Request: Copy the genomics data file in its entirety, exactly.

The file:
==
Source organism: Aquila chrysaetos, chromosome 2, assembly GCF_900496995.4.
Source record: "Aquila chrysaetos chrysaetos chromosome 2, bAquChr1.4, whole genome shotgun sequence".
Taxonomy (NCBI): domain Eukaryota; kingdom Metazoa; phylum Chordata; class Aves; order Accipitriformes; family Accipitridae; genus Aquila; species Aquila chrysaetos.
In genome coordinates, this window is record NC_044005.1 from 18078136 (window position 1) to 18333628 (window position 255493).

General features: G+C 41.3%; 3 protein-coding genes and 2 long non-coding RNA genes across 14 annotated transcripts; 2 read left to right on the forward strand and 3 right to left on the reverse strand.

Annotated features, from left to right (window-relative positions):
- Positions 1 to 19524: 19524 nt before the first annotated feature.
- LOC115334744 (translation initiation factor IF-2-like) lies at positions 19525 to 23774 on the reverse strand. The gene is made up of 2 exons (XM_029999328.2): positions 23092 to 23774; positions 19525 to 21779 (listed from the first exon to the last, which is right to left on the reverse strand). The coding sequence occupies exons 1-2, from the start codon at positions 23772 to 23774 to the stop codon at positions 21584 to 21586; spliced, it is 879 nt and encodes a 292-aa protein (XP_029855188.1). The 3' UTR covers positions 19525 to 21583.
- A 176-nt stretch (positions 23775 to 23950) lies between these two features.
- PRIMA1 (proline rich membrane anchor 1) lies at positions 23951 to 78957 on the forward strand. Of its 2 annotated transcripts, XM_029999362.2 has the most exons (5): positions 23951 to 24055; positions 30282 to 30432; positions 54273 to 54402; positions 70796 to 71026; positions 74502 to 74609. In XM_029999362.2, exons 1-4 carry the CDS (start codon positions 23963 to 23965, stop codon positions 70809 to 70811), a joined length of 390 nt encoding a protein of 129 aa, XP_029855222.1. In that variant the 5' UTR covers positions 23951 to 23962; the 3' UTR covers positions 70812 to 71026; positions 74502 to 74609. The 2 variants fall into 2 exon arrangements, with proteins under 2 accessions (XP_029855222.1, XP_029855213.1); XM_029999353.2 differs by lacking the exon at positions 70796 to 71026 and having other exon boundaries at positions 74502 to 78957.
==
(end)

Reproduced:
Source organism: Aquila chrysaetos, chromosome 2, assembly GCF_900496995.4.
Source record: "Aquila chrysaetos chrysaetos chromosome 2, bAquChr1.4, whole genome shotgun sequence".
Taxonomy (NCBI): domain Eukaryota; kingdom Metazoa; phylum Chordata; class Aves; order Accipitriformes; family Accipitridae; genus Aquila; species Aquila chrysaetos.
In genome coordinates, this window is record NC_044005.1 from 18078136 (window position 1) to 18333628 (window position 255493).

General features: G+C 41.3%; 3 protein-coding genes and 2 long non-coding RNA genes across 14 annotated transcripts; 2 read left to right on the forward strand and 3 right to left on the reverse strand.

Annotated features, from left to right (window-relative positions):
- Positions 1 to 19524: 19524 nt before the first annotated feature.
- LOC115334744 (translation initiation factor IF-2-like) lies at positions 19525 to 23774 on the reverse strand. The gene is made up of 2 exons (XM_029999328.2): positions 23092 to 23774; positions 19525 to 21779 (listed from the first exon to the last, which is right to left on the reverse strand). The coding sequence occupies exons 1-2, from the start codon at positions 23772 to 23774 to the stop codon at positions 21584 to 21586; spliced, it is 879 nt and encodes a 292-aa protein (XP_029855188.1). The 3' UTR covers positions 19525 to 21583.
- A 176-nt stretch (positions 23775 to 23950) lies between these two features.
- PRIMA1 (proline rich membrane anchor 1) lies at positions 23951 to 78957 on the forward strand. Of its 2 annotated transcripts, XM_029999362.2 has the most exons (5): positions 23951 to 24055; positions 30282 to 30432; positions 54273 to 54402; positions 70796 to 71026; positions 74502 to 74609. In XM_029999362.2, exons 1-4 carry the CDS (start codon positions 23963 to 23965, stop codon positions 70809 to 70811), a joined length of 390 nt encoding a protein of 129 aa, XP_029855222.1. In that variant the 5' UTR covers positions 23951 to 23962; the 3' UTR covers positions 70812 to 71026; positions 74502 to 74609. The 2 variants fall into 2 exon arrangements, with proteins under 2 accessions (XP_029855222.1, XP_029855213.1); XM_029999353.2 differs by lacking the exon at positions 70796 to 71026 and having other exon boundaries at positions 74502 to 78957.